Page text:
News Briefs: Clay Pipe From 1903 Collapses Into Large Sinkhole in Uptown Minneapolis

Also in this week's sewer and water news, the EPA has granted Florida the largest subsidy for lead pipe replacement among all states, following an updated survey formula

News Briefs: Clay Pipe From 1903 Collapses Into Large Sinkhole in Uptown Minneapolis

A sinkhole approximately 10 feet deep and 5 feet wide has appeared at an Uptown Minneapolis intersection due to the collapse of a clay sewer pipe dating back to 1903. Officials attribute the collapse to the pipe's age and this year's frequent freeze-thaw cycles and rapid snowmelt, according to the Star Tribune.

The city's general foreman of sewer construction has announced plans for a temporary bypass, the installation of a new PVC pipe and street repairs by April 21. In the meantime, vacuum trucks have been employed to collect wastewater, allowing residents in the area to continue using their toilets.

Construction Supervisor Faces Charges in Canada WWTP Drowning

A trial has commenced in Burton, New Brunswick, for a construction company supervisor accused of criminal negligence in the 2018 drowning death of an 18-year-old. The incident occurred during a construction project at Fredericton's main wastewater treatment plant, with the construction company also facing charges.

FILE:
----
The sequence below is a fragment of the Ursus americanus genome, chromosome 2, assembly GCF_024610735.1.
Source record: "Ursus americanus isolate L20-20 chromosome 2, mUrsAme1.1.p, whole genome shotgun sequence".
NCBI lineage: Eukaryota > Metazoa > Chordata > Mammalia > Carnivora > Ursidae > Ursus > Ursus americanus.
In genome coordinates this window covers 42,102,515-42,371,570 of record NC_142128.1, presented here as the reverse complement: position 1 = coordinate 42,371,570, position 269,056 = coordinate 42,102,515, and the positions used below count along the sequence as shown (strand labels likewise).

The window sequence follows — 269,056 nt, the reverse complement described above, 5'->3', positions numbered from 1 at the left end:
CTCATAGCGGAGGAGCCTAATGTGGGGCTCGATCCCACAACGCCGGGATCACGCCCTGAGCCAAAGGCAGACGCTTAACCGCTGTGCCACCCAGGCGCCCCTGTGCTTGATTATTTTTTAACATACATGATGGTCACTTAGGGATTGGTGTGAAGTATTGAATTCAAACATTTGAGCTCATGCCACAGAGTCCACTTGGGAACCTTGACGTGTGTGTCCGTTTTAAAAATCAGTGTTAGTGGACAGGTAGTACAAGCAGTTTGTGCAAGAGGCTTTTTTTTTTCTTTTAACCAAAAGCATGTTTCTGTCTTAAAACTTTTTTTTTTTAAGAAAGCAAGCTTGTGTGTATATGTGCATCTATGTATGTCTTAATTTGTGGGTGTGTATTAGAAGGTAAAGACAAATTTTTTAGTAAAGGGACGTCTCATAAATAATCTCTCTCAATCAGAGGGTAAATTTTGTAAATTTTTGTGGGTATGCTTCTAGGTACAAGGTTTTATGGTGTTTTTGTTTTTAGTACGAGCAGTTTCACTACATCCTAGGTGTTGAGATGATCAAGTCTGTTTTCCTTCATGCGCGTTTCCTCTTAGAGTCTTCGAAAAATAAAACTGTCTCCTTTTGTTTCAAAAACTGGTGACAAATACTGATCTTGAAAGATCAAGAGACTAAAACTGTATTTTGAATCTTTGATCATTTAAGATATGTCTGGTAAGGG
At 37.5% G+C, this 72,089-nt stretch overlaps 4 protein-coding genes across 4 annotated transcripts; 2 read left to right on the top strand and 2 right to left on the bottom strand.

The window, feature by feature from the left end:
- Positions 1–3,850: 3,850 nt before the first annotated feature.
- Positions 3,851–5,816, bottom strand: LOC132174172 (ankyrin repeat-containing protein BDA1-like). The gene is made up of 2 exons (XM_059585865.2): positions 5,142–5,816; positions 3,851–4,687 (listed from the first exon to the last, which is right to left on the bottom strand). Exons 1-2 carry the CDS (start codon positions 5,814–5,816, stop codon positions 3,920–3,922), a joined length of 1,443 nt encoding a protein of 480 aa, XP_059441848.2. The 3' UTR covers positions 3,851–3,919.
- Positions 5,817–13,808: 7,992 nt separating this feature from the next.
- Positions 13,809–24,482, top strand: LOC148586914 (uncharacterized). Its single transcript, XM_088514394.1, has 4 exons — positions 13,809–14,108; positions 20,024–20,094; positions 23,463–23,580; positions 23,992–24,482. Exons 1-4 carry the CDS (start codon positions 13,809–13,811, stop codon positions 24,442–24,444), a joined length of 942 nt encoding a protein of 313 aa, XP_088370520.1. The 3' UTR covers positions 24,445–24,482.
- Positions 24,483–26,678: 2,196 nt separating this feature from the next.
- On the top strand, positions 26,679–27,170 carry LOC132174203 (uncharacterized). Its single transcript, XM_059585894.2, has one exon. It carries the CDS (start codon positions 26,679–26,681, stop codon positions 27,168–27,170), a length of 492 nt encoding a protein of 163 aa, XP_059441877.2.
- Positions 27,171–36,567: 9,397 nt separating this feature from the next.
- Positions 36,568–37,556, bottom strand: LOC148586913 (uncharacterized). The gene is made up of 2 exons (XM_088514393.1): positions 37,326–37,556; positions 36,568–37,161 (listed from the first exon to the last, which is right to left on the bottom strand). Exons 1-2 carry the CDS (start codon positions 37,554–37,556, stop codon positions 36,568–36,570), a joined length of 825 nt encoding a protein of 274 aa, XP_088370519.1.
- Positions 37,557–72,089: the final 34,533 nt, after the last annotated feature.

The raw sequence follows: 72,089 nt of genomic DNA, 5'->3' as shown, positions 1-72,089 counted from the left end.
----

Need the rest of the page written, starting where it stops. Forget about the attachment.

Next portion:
The teen’s death took place at the site of an unfinished secondary clarifier. The supervisor has pleaded not guilty as of the trial’s opening.

Florida to Receive Largest Share of EPA's Lead Pipe Funding

The U.S. Environmental Protection Agency announced Florida will receive over $376 million in fiscal 2023 for drinking water upgrades, with nearly $255 million allocated to replace lead pipes throughout the state. This funding, half of which comes from the Infrastructure Investment and Jobs Act of 2021, has granted Florida the largest subsidy for pipe replacement among all states, following an updated survey formula.

The EPA's survey revealed that Florida has 1.16 million lead pipes, accounting for 13% of the nation's total and surpassing all other states. Associated Press reports that the figure came as a surprise to the National Resources Defense Council, which had previously estimated only 200,000 lead pipes in Florida.

Illinois American Water Agrees to Purchase WWTP in Granite City

Illinois American Water, a subsidiary of American Water, has announced an agreement to purchase the assets of the wastewater treatment plant in Granite City. The City Council approved the Asset Purchase Agreement April 5 at its council meeting.

The sale would bring approximately 26,000 new wastewater treatment customer connections to Illinois American Water, including approximately 10,500 direct and an additional 15,500 indirect customers in surrounding communities.


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